Left-brain versus right-brain
Does this marketing theory still have legs?
By David Kay
Left-brain/right-brain theory claims that each side or hemisphere of our brains has a different function and processes information differently.
The left brain processes written and spoken information. It's logical, rational, sequential, verbal and textual. Spock, the science officer of the starship Enterprise, was entirely left brain.
The right brain, on the other hand, interprets information intuitively, visually, creatively and emotionally. Left brain thinking is linear. Right brain thinking, as Marshall McLuhan would have said, is mosaic. More importantly, the theory says that there are left-brained people, that is, people who are list makers, analysts and detailed, methodical, linear classifiers. And there are right-brained people, that is people who are visual and conceptual, imaginative, intuitive and sensual.
In physiological terms, the left- brain/right-brain theory is not very convincing. Most researchers regard it as too simplistic, or just plain wrong. The brain's wiring is far more complex.
To marketers, however, the theory is a useful reminder that people differ in how they view the world, their jobs and their possessions. They differ in how they reach decisions, how they respond to each other, and how they react to products and to advertising. There are archetypes or behaviour and attitude clusters. Left-brained people like rules, facts, certainty, reality, practicality and security. Right-brained people don't even see the rules or facts and they create their own reality. And this should influence how we deal with and market to these groups.
But how should we respond? Responding on the basis of demographics appears to be a dead end. For example, some suggest that women are more verbal than men (this has certainly been my experience) and, therefore, they are more left brained. But aren’t women supposed to be more emotional and intuitive, and therefore right brained? Can you characterize ethnic groups in terms of being dreamy (right) vs. anxious (left), impulsive vs. cautious, or verbal vs. visual? Obviously (we exclude Spock and the rest of the Vulcans from this discussion, and we also exclude ethnic stereotypes which have a habit of being wrong). We don’t have right-brain or left-brain demographic groups even if there are right- or left-brain individuals. (Incidentally, are left wingers right or left brained?)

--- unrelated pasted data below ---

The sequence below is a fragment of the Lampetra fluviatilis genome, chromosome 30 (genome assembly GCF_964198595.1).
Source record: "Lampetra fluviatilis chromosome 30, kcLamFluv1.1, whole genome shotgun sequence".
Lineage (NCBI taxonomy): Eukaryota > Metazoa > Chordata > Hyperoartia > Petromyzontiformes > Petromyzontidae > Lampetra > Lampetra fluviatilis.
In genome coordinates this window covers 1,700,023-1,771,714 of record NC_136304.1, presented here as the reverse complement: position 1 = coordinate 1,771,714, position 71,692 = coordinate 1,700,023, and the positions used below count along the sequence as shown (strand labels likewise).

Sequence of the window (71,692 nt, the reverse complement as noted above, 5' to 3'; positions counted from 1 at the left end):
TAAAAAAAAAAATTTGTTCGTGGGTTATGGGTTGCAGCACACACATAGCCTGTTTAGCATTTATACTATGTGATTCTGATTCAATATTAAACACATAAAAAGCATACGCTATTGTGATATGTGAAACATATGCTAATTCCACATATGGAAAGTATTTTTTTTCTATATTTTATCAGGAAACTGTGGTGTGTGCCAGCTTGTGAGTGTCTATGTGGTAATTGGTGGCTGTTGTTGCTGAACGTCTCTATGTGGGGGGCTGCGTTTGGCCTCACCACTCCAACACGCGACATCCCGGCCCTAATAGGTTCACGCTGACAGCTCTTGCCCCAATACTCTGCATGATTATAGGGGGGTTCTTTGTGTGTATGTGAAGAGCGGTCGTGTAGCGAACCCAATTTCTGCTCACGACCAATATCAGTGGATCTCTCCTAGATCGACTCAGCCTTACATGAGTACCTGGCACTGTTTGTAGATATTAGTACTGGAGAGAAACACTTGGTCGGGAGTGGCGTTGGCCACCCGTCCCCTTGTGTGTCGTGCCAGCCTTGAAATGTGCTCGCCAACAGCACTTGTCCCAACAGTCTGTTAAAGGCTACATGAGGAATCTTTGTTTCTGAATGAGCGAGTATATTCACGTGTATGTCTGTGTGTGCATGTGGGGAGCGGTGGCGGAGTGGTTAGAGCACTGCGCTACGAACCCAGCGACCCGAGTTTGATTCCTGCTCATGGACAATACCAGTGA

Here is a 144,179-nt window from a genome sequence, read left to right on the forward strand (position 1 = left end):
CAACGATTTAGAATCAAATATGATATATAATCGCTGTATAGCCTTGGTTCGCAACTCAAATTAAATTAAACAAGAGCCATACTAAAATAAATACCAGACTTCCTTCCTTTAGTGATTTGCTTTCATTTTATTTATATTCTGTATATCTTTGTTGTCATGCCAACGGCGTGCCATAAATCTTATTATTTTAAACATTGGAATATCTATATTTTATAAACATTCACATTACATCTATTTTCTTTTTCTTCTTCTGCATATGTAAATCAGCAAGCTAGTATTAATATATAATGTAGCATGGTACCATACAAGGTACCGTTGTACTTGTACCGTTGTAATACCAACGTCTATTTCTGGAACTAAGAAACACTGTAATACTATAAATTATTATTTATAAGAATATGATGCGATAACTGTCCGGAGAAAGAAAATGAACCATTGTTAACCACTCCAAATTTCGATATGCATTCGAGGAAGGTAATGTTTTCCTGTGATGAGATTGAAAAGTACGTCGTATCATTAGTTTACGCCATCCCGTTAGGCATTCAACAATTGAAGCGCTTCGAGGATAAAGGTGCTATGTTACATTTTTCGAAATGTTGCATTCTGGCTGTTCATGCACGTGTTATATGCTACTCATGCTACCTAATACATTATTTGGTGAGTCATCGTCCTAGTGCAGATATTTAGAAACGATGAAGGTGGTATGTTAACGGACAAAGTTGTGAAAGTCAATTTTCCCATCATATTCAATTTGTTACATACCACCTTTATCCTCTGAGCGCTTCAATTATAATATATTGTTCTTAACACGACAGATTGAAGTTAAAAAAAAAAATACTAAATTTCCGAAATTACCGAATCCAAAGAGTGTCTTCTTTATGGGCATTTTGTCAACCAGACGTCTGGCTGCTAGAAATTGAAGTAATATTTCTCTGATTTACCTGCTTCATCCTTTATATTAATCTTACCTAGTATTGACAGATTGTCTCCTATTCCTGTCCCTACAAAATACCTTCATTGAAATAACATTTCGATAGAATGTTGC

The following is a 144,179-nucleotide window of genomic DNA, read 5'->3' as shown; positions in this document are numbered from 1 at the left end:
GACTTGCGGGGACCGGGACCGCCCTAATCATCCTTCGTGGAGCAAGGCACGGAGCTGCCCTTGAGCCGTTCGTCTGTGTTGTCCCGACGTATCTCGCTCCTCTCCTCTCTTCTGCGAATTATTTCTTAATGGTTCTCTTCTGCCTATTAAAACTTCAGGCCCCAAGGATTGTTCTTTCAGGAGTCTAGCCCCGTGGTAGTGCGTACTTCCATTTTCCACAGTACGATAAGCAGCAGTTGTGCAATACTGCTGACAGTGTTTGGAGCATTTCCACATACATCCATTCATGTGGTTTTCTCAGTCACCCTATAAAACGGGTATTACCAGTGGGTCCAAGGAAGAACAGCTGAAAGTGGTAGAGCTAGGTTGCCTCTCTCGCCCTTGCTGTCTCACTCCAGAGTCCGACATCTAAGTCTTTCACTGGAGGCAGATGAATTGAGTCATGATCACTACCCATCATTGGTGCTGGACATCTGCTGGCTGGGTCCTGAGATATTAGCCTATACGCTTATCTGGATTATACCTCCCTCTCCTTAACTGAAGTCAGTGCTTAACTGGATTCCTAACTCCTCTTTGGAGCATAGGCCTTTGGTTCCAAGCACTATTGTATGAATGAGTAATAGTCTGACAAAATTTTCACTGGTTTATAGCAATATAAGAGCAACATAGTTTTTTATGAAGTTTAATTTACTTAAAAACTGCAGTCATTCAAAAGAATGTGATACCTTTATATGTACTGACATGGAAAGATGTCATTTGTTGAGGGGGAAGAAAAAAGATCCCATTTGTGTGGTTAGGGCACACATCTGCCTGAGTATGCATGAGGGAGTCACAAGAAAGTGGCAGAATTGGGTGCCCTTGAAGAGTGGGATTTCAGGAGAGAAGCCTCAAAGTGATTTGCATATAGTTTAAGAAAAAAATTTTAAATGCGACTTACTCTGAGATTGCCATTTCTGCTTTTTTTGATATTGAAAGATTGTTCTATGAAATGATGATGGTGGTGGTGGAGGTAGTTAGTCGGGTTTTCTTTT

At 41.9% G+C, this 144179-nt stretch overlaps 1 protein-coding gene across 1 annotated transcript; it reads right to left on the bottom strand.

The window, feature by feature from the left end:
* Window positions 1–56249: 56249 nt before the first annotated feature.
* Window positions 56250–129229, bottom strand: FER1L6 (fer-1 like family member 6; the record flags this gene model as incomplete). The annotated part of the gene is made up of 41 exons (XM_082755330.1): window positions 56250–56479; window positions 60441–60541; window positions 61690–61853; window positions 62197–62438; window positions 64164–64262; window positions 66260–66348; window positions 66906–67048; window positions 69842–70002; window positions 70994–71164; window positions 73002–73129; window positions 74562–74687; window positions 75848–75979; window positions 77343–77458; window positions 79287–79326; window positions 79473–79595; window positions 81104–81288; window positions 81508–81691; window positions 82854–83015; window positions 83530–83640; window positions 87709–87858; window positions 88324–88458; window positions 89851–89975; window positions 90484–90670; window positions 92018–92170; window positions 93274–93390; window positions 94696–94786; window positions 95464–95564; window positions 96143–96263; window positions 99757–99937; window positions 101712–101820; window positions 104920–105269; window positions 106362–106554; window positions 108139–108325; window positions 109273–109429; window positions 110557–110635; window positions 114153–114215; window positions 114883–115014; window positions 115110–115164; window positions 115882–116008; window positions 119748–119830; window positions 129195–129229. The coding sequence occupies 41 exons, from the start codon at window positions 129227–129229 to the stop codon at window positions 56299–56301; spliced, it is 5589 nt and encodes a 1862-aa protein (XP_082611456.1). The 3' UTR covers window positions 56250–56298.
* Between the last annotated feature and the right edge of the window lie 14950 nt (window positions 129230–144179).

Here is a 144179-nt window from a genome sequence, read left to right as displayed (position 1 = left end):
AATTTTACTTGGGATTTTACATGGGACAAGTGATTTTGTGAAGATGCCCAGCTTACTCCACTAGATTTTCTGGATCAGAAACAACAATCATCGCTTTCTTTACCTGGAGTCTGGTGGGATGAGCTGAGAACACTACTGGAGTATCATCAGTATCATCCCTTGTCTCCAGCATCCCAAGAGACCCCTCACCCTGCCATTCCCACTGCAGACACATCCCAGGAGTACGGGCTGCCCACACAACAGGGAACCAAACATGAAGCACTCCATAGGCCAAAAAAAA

Thinking about these archetypes in terms of occupation is more promising. Market researchers, for example, often display talent differences that reflect the left brain vs. right brain theory. Some are essentially cartographers or map- makers. They survey the market research data inch by inch, covering every hill and valley. They are thorough and precise. They never draw conclusions until they have examined every data table and every sub-break. When the marketer says, “I want to understand the market,” it’s a task for these left-brained researchers.
Other market researchers are gold miners. Give them a problem to solve or a difficult behaviour challenge to understand and they jump toward the answer, focusing only on data, which directly points to the gold mine. They quickly skim the rest of the data, reach conclusions and then write the report. Many prefer qualitative research. When a client says he is losing share and wants to determine why, this is a right-brained researcher’s dream task.
Engineers will probably respond differently to advertising than Web designers. Accountants will likely react differently to product offers than English professors.
But this is of limited value. Are mathematicians left brained? You would think so because their efforts are so methodical. Or are they right brained, because mathematics is creative (many studies link math with music).
Besides, it’s intuitive and also widely believed that while some people are right-brain dominant and others are left-brain dominant, most are a mix of both archetypes.
A more useful approach, I believe, is to look for left-brain/right-brain situations and categories. And market to these. Are you shopping for the familiar? Then left-brain appeals should be used. Is the category an impulse buy? Then right-brain appeals should be used.
Do most people choose a new car because of the fuel efficiency (left) or because of the chrome, the paint and the look of the dashboard (right)? It depends on the car. Do you buy a brand of whisky because it's 10 years old or because the bottle is sexy?
The choices depend on the category and on the situation. The question should not be “Is the person left brain or right brain?” It should be “Is the purchase situation left brain or right brain?” Does the category lend itself to left-brain or right-brain appeals? And the marketer can act accordingly.
By the way, I have no evidence for this approach. I looked up the literature in some detail (a left-brain activity), and I didn't find any evidence to justify the claim that thinking in terms of left-brain/right-brain situations and categories is the most useful approach. Fortunately, I am mostly a right-brained (intuitive) kind of guy. So I don't care.
*This article was published on October 27 2003 in Marketing Research